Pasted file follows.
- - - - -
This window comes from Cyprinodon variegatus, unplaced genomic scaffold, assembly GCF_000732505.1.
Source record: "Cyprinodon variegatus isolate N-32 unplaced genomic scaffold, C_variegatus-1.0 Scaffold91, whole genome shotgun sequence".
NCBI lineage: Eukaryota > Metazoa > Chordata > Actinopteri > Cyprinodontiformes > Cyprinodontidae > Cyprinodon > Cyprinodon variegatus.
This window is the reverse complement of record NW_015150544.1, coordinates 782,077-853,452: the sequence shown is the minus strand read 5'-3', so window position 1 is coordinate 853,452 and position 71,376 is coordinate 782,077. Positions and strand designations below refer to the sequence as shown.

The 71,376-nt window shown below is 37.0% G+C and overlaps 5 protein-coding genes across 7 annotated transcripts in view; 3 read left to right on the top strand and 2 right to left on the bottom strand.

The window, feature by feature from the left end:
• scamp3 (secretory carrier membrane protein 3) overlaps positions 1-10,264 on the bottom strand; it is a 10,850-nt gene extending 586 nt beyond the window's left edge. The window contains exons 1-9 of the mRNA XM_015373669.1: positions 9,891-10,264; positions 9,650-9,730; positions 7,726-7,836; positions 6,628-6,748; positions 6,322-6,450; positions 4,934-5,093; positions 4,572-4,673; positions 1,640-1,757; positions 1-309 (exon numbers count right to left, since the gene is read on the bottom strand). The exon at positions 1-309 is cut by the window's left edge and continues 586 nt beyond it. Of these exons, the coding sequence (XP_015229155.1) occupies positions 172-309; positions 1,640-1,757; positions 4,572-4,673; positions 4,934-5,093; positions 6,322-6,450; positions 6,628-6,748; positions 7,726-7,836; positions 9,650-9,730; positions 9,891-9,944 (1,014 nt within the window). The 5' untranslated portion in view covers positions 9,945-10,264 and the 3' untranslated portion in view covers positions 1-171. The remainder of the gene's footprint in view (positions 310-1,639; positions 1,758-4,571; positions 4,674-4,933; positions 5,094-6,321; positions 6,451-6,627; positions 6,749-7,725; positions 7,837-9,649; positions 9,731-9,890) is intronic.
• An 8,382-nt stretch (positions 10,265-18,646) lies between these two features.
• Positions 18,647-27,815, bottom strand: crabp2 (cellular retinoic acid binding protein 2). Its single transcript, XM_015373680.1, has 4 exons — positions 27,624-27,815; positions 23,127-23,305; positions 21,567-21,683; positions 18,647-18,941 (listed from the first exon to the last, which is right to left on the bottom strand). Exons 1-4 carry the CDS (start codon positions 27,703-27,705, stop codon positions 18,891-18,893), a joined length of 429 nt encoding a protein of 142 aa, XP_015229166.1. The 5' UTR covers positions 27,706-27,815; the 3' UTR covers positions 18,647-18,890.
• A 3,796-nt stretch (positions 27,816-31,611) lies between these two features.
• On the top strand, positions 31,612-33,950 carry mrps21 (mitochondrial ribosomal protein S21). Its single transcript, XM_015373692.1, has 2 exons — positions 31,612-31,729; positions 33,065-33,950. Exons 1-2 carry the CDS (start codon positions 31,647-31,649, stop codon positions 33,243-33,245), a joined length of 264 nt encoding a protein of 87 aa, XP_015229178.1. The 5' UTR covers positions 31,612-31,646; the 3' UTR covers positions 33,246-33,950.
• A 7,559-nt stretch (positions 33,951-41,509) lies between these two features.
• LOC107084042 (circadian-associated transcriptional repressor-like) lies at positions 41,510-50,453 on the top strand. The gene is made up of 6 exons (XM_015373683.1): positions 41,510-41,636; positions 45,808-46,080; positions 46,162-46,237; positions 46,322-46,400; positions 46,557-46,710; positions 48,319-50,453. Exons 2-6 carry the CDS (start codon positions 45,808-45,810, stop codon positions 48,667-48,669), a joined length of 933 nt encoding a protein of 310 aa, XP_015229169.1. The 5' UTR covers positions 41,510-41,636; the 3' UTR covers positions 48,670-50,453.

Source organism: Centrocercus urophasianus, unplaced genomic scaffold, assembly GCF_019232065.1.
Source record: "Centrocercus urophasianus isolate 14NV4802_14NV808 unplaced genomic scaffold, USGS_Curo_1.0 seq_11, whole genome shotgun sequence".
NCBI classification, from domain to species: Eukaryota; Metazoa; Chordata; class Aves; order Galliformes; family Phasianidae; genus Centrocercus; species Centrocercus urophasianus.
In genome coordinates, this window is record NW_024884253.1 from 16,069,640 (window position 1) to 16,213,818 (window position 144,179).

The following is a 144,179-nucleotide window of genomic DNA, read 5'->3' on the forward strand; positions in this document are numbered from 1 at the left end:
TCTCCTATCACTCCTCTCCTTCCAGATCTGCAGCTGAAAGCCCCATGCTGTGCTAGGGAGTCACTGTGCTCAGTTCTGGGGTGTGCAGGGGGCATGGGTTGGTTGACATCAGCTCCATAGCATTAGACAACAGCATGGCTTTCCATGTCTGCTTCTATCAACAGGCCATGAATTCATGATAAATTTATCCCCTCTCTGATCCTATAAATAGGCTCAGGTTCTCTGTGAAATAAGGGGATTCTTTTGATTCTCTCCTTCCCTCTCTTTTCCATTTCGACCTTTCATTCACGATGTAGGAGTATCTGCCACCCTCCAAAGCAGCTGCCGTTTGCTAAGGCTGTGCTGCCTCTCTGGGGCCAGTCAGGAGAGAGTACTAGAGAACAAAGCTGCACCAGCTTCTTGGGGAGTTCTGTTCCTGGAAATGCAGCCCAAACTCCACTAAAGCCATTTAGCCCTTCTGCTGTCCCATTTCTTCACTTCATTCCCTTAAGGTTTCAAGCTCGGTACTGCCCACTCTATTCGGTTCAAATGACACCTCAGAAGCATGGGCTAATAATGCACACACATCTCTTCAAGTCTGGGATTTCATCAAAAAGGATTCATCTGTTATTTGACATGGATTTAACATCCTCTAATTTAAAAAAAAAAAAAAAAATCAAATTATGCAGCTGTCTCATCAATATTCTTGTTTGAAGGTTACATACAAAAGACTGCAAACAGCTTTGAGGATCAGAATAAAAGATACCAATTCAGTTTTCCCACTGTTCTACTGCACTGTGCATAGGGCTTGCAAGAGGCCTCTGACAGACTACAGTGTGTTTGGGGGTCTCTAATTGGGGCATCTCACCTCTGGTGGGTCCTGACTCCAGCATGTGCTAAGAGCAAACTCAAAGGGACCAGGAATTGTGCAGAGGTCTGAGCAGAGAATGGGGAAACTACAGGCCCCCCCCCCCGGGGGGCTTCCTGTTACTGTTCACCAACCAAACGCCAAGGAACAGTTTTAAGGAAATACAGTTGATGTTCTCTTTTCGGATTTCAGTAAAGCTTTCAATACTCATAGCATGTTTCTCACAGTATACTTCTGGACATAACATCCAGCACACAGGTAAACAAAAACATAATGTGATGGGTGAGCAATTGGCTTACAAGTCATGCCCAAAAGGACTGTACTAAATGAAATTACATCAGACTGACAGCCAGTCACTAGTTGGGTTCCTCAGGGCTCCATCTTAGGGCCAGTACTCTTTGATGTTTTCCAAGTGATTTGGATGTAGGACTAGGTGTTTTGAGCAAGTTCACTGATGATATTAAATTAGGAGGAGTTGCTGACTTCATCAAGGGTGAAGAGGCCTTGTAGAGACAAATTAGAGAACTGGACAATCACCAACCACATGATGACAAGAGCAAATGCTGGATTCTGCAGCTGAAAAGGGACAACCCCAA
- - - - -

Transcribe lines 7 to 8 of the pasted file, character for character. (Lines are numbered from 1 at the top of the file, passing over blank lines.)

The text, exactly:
• scamp3 (secretory carrier membrane protein 3) overlaps positions 1-10,264 on the bottom strand; it is a 10,850-nt gene extending 586 nt beyond the window's left edge. The window contains exons 1-9 of the mRNA XM_015373669.1: positions 9,891-10,264; positions 9,650-9,730; positions 7,726-7,836; positions 6,628-6,748; positions 6,322-6,450; positions 4,934-5,093; positions 4,572-4,673; positions 1,640-1,757; positions 1-309 (exon numbers count right to left, since the gene is read on the bottom strand). The exon at positions 1-309 is cut by the window's left edge and continues 586 nt beyond it. Of these exons, the coding sequence (XP_015229155.1) occupies positions 172-309; positions 1,640-1,757; positions 4,572-4,673; positions 4,934-5,093; positions 6,322-6,450; positions 6,628-6,748; positions 7,726-7,836; positions 9,650-9,730; positions 9,891-9,944 (1,014 nt within the window). The 5' untranslated portion in view covers positions 9,945-10,264 and the 3' untranslated portion in view covers positions 1-171. The remainder of the gene's footprint in view (positions 310-1,639; positions 1,758-4,571; positions 4,674-4,933; positions 5,094-6,321; positions 6,451-6,627; positions 6,749-7,725; positions 7,837-9,649; positions 9,731-9,890) is intronic.
• An 8,382-nt stretch (positions 10,265-18,646) lies between these two features.